LIVE ARTS FOR THE EVERYDAY – APPLICABLE THOUGHT #58 – Estrangement Effect

This term (Verfremdungseffekt) was introduced by Bertolt Brecht to refer to the aim of preventing the audience from reacting to the characters in a play without being aware of it. The fictional nature of stage action is highlighted and the audience is invited to question their emotional reaction to it. In this way the audience becomes witness not only to what is happening in the play, but also to themselves. We can become very involved in our stories, to the point that we are driven by the role we play in them and lose the bigger picture. Can we look at them as an outside witness to gain greater awareness and freedom?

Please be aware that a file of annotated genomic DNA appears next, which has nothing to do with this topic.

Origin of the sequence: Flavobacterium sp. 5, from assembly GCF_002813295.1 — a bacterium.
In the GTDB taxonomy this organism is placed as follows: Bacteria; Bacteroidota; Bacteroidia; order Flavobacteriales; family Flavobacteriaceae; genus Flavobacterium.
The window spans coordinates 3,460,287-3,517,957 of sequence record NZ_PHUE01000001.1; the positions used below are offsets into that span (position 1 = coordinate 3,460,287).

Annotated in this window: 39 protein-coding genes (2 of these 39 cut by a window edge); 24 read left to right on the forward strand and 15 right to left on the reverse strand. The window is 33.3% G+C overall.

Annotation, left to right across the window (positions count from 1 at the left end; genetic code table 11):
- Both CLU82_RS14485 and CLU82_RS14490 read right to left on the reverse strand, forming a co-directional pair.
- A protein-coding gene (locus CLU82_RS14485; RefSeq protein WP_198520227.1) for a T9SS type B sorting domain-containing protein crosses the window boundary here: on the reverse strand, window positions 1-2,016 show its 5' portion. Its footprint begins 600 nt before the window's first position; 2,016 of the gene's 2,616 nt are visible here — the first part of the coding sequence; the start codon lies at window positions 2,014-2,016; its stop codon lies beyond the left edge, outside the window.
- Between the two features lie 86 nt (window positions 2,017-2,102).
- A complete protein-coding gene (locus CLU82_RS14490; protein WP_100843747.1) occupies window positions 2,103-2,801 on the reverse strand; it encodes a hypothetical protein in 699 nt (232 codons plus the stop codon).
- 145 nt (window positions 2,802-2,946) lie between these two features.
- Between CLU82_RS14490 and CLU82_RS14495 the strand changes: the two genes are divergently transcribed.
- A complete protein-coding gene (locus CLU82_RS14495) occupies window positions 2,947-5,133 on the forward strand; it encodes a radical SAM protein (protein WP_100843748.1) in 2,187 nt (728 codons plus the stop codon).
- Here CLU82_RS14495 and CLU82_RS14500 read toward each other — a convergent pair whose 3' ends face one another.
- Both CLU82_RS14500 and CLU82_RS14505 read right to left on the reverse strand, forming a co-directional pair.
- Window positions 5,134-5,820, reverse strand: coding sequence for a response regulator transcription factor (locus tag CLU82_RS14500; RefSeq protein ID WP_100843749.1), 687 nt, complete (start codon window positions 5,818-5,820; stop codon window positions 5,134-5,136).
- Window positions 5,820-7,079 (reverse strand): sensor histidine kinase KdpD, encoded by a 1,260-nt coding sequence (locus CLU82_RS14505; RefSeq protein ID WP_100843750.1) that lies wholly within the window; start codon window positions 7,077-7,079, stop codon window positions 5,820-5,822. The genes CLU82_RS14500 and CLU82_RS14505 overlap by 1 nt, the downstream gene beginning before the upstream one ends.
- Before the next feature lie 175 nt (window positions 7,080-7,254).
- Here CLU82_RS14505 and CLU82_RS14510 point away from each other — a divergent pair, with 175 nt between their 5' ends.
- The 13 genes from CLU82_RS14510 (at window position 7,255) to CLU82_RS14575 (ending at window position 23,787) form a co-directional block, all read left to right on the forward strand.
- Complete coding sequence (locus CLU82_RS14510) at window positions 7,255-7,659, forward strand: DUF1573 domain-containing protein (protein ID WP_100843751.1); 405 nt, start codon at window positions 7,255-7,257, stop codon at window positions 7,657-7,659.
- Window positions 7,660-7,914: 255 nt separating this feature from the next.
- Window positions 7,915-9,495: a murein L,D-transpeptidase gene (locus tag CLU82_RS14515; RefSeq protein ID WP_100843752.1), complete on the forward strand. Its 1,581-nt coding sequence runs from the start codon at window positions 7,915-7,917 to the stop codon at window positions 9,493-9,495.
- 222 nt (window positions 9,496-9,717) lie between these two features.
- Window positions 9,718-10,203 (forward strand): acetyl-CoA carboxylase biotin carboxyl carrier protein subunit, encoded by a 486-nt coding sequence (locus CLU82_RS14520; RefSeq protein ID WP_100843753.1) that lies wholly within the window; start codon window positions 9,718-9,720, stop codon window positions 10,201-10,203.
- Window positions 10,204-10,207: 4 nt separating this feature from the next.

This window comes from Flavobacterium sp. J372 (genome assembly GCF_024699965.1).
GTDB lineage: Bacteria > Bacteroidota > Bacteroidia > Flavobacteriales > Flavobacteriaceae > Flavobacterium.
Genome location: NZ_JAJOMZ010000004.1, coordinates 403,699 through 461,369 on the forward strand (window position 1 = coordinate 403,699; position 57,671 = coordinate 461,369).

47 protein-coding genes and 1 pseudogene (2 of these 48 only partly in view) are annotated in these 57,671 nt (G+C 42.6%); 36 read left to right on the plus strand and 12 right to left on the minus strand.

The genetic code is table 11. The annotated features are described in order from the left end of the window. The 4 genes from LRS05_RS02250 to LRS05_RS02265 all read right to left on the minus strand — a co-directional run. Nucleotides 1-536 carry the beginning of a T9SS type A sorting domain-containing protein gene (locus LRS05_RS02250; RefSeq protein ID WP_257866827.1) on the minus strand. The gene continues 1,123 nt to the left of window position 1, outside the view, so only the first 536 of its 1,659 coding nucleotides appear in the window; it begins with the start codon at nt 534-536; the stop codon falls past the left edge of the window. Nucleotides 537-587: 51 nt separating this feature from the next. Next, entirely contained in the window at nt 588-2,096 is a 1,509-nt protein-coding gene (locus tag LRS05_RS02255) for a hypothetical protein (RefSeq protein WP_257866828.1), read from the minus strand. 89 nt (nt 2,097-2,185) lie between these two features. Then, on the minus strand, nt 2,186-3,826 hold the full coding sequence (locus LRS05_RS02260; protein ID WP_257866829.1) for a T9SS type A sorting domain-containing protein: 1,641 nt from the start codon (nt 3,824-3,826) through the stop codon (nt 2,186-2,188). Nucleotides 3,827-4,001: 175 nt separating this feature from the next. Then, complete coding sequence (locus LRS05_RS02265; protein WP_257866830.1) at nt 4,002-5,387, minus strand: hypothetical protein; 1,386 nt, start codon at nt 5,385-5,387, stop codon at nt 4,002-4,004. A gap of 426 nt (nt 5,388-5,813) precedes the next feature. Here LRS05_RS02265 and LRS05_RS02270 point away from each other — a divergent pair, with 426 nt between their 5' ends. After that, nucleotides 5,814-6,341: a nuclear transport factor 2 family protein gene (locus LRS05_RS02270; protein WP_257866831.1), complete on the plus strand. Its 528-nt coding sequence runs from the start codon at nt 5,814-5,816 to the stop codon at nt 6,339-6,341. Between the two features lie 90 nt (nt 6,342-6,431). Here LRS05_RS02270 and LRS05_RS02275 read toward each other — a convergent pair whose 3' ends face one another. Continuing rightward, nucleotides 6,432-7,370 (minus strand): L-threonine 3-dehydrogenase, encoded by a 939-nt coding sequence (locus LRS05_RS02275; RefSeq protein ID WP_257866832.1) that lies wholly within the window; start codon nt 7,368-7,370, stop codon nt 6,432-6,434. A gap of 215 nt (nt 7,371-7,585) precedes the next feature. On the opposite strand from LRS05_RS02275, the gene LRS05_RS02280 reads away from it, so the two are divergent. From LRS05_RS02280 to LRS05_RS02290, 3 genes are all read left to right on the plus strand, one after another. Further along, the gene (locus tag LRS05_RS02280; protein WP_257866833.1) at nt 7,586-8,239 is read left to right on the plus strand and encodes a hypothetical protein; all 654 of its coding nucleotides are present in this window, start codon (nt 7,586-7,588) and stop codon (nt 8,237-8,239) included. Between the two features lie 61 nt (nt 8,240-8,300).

María Ferrara

 

LIVE ARTS FOR THE EVERYDAY – APPLICABLE THOUGHT #50 – Responding

Responding is not the same as reacting. Reacting is a reflex action, which addresses the general nature of the situation. Responding implies choice and specificity. This is a relevant difference for real-time composition. Spontaneity is often understood as following the first impulse, something that is generally valued in improvisation. However, if there is the intention of composing something, following the first impulse reduces the possibilities. Allowing the space to really receive the stimulus generates the conditions for a response rather than a reaction. This might at first take noticeably longer, but the more we practice being porous to receiving, the faster we get and the nimbler we become at responding and exercising choice.

 


María Ferrara